Watching Romney flee from Romneycare was painful for Gruber ("he looks like an idiot"). Nicholas Lehmann, an outstanding journalist who recently published a compelling biographical profile of Romney for the New Yorker, actually feels bad for Romney and his inability to pull his campaign together.

It's like Jaws: the smell of blood, a glimpse of flailing limbs, a sense of impending doom. And there's evidence that it's killing him not just among the social-liberal Republican elite, as predicted by Thomas Schaller a few years ago.

Southern conservatives' attitudes towards other races, homosexuality, abortion, premarital sex, school prayer, and women in the workforce, are far more deeply entrenched and pervasive than those of conservatives in any other part of the country. Further, these moral attitudes are "gateway" issues. A candidate's views on economic issues will not be considered until he has passed this moral test. Therefore, Schaller argued, democrats needed to finally let go of dreams of the old New Deal coalition, and target the inner (mountain) West instead.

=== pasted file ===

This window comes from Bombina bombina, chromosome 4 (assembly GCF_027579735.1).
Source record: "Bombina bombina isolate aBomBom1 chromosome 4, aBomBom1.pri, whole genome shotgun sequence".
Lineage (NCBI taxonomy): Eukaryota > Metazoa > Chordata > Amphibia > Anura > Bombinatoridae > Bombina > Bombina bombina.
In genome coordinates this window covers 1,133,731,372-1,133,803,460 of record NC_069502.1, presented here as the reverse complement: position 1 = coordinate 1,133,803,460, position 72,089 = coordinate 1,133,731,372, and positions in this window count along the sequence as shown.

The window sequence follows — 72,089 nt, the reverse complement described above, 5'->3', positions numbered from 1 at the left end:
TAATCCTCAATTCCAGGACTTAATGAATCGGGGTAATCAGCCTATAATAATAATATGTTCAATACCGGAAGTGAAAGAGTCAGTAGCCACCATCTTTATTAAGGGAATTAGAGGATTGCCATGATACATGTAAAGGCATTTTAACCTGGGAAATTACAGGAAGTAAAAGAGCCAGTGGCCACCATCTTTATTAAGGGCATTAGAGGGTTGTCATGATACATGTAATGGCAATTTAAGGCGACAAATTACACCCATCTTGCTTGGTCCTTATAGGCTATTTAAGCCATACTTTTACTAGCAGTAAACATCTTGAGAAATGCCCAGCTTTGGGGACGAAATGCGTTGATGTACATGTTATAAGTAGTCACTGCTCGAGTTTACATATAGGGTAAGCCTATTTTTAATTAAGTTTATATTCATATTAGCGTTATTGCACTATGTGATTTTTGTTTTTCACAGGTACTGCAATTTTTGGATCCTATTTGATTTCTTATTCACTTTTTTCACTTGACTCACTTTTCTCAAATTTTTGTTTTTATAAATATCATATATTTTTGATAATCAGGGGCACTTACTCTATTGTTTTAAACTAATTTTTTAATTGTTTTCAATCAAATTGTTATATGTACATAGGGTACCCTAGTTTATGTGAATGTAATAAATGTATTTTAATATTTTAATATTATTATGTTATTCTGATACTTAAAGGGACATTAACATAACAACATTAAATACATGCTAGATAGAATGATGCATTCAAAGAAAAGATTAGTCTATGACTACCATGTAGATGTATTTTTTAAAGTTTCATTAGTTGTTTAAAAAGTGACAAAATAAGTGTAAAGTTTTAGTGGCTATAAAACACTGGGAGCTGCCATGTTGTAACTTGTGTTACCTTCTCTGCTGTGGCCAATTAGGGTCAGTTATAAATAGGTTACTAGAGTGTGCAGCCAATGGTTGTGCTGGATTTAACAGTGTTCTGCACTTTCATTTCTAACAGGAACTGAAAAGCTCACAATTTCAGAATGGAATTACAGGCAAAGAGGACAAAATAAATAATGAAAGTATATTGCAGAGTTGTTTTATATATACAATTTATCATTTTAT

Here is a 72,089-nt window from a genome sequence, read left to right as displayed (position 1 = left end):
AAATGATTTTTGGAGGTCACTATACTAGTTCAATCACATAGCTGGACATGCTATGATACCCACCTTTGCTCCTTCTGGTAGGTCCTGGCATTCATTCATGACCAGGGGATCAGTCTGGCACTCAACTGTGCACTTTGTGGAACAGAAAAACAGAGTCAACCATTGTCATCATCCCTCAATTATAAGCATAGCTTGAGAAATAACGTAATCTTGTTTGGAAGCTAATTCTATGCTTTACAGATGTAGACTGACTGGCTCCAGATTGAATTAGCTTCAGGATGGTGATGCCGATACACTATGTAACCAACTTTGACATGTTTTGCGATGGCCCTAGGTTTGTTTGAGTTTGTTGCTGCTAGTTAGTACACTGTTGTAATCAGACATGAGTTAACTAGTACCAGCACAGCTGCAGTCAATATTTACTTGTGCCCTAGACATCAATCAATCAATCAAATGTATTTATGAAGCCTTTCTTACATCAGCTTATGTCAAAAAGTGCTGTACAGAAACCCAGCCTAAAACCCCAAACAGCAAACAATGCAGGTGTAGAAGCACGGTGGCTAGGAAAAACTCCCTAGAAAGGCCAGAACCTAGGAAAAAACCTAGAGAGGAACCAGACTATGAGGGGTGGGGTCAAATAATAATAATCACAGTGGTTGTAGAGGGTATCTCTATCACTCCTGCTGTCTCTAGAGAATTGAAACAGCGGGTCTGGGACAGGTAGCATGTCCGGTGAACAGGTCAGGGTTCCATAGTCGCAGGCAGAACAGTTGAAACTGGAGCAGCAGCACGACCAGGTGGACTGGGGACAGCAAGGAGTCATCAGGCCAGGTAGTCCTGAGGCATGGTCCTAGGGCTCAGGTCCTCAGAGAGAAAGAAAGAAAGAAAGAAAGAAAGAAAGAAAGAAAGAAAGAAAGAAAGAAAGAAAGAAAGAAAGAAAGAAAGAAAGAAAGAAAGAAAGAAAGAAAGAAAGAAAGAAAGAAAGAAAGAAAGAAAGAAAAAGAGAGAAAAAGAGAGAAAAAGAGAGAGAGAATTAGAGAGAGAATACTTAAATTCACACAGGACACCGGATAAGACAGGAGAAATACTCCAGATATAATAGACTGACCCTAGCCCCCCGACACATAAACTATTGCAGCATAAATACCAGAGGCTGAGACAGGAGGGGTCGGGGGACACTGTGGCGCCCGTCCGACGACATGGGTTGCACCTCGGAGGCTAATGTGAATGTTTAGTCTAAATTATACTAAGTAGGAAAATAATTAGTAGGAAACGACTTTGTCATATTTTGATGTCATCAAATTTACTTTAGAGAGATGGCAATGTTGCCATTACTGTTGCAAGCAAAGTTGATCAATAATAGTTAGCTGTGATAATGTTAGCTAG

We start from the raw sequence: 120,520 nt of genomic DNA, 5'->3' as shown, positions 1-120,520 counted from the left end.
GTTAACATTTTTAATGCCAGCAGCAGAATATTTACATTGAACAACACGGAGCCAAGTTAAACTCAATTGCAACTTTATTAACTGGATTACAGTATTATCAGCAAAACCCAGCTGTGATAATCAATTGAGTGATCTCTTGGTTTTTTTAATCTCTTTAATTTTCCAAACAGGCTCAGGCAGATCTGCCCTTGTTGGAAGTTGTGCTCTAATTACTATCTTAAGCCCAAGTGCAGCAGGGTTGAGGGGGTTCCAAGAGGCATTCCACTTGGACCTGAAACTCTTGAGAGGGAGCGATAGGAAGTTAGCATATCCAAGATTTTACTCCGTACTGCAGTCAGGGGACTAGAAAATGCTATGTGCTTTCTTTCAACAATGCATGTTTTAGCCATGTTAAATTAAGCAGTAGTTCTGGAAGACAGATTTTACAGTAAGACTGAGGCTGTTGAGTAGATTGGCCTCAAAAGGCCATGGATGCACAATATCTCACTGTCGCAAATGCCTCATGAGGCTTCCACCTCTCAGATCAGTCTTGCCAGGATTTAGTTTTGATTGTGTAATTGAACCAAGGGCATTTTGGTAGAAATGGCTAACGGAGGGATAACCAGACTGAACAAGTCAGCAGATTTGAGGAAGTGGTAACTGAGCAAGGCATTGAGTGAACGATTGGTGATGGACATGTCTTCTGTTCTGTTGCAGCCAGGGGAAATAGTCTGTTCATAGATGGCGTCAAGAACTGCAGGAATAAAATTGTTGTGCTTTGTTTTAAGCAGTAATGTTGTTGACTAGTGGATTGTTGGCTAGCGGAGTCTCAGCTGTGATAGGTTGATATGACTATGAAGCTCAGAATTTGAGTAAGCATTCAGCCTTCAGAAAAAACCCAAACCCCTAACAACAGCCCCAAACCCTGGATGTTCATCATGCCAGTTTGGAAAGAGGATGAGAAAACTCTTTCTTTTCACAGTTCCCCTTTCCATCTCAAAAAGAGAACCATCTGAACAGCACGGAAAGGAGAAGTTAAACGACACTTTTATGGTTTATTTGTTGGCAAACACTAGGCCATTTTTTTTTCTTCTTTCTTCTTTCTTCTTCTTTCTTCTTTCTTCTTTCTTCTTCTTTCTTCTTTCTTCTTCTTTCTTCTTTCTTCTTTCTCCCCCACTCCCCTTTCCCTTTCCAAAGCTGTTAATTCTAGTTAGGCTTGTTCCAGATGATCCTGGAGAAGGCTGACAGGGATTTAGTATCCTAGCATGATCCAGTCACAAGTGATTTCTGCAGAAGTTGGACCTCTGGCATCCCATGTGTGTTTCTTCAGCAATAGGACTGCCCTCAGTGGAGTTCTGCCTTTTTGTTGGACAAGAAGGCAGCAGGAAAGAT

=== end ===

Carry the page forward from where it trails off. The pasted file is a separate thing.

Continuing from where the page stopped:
The validity of Schaller's argument as to the uniqueness of Southern working class attitudes was evident in polling results published just several weeks ago. While Obama is losing to Romney among the white working class as a whole nationwide, this is because the white working class in the rest of the country is about evenly split between Romney and Obama. The white working class in the South favors Romney by a 40 point margin!

That's why Lipson's caveat struck me. The Romney he's voting for, the practical, problem-solving one that reasonable and seemingly trustworthy people have said actually exists, wasn't able to run in 2012. If you're a polisci prof like Lipson, familiar with the candidate and his biography, it's a plausible leap. If not, he's harder to separate from the part of his base that "repulses" such voters. If Lipson's right, Romney will stop running from himself. If not, the press will keep chasing him, following the trail of blood.


Photograph: Tobyotter (CC by 2.0)